Funnily enough, in most situations that require a leader aren’t the same situations that one would regard as lighthearted and fun as a game. However, if you break a game down to its core components and mechanics, leadership and games are one and the same.
Let’s start first with the simplest idea: choosing a character. Although many games don’t have named characters/factions/races/whatever, all games give each player some identifiable aspect. In some games it is a single character, in others you get assigned a color, and in video games you are assigned a player number. In leadership, your followers need to have a way to identify you. Are you known as approachable? Do you use fear tactics? Do you dress in some unique way that can be clearly described as you? In this way, we can also describe leadership as filling out a character sheet for a role playing game, like DnD or Starfinder. Based on your class or leadership platform, you have to figure out how to best allocate your stats and how to build up different skills. Just like bards, leaders need to be charismatic, but how do you know whether charisma is more important than wisdom when you’re standing on the spot in front of hundreds of watching eyes in what may be a life threatening situation? In real life, you don’t have to be stuck maintaining a consistent character different than yourself like you do in an RPG, but is it something that has to be considered at a podium? Unfortunately, in real life leadership, we don’t get a character sheet that clearly lays out our different skills; it’s something we have to figure out for ourselves. Luckily for us, however, we also do not have to make skill check rolls and can save ourselves from potential critical failures.
Win conditions are also a key part in any game. Technically, there’s no solid way to win at leadership, but there are multiple checklists a person can go through to make sure they are leading effectively. This can include anything from how much food is stocked to how many people smiled at you that day. In games you collect victory points and in leadership you can gain influence by picking up more followers. The key difference in games and leadership in this aspect is that the win conditions of leadership don’t trigger the end of the “game”; you have to continue on or your cause will fail. Leadership win conditions are rather turned into checkpoints. When a player hits a checkpoint, they may save the game and exit, or can choose to follow on to the next checkpoint. As a leader, do you stop once your petition has over a thousand signatures and keep it as a good resume, or do you continue on to college to pursue a degree in political science for a chance to run for senate? Even a preschool teacher must ask himself these questions. He can either simply cover the basics of what his toddler students need to know, or take the time to install a passion for learning inside of them. He then creates followers in his cause of education that may grow up to be leaders of their own. He completes his checkpoint of passing the torch.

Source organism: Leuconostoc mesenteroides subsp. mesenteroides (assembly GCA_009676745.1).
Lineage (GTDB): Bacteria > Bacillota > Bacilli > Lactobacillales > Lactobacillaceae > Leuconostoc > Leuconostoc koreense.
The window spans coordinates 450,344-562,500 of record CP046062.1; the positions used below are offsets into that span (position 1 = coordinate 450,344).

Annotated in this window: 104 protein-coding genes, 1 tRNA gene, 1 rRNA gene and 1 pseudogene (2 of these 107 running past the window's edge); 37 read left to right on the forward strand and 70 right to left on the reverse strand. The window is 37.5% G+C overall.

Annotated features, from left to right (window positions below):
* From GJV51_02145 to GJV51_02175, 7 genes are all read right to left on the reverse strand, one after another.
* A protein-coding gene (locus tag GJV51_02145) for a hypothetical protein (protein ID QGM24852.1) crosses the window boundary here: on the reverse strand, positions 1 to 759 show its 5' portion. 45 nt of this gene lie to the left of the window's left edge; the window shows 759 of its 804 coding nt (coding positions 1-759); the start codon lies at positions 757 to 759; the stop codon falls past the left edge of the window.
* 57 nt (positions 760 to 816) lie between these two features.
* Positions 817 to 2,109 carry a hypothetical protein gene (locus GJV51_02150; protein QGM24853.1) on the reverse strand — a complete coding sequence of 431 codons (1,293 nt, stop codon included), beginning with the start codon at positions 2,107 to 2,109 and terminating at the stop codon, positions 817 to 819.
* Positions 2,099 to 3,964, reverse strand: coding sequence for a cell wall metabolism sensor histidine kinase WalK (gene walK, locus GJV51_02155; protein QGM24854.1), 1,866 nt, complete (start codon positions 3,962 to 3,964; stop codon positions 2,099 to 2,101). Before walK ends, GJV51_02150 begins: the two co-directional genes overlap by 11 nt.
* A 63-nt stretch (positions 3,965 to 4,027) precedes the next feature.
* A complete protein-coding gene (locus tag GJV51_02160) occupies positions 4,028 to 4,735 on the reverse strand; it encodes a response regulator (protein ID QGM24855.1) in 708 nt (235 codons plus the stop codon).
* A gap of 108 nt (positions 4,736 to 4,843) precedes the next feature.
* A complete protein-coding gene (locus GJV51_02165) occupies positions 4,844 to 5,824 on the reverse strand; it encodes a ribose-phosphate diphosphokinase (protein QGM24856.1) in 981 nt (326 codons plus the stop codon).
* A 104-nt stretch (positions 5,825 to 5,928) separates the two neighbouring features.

Unfortunately, both games and leadership leave players with setbacks. These setbacks can be caused by other players, a bad hand, or even the environment. Most setbacks are unpredictable and can have dire consequences. Setbacks, especially in games, typically require on your feet thinking. You can choose to get back at the player, redraw your hand or attempt to manipulate the environment for your benefit. Depending on your leadership style and platform, these may not necessarily be viable options. A loving mother shouldn’t hit her child for using Sharpie to color the walls, but she may still feel the need to retaliate through punishment. In a game, these “uh oh” moments are simple, easy and quick to resolve, but it doesn’t work that way in real life. If a parent lashes out and does hit their child, the child doesn’t just lose some gold; they potentially gain lifelong trauma and a lesson that it’s okay to use violence as means of punishment. Your reaction to the setback may act as a catalyst to a whole bunch of other setbacks, which are not so easily resolved in real life.
Strategic players are great at being able to look at the game and see where they will be five turns from now. It’s an amazing skill to have as a leader. If you are able to plan for where you’re headed, it’ll make your path a lot easier. If you want to become an effective leader, no matter what your platform or essence, you must start by choosing your character. Then, create a win checklist to go through and create a plan for dealing with setbacks. Leadership is a tough game to learn and it’s full of twists and turns, but it’s a damn good one to learn.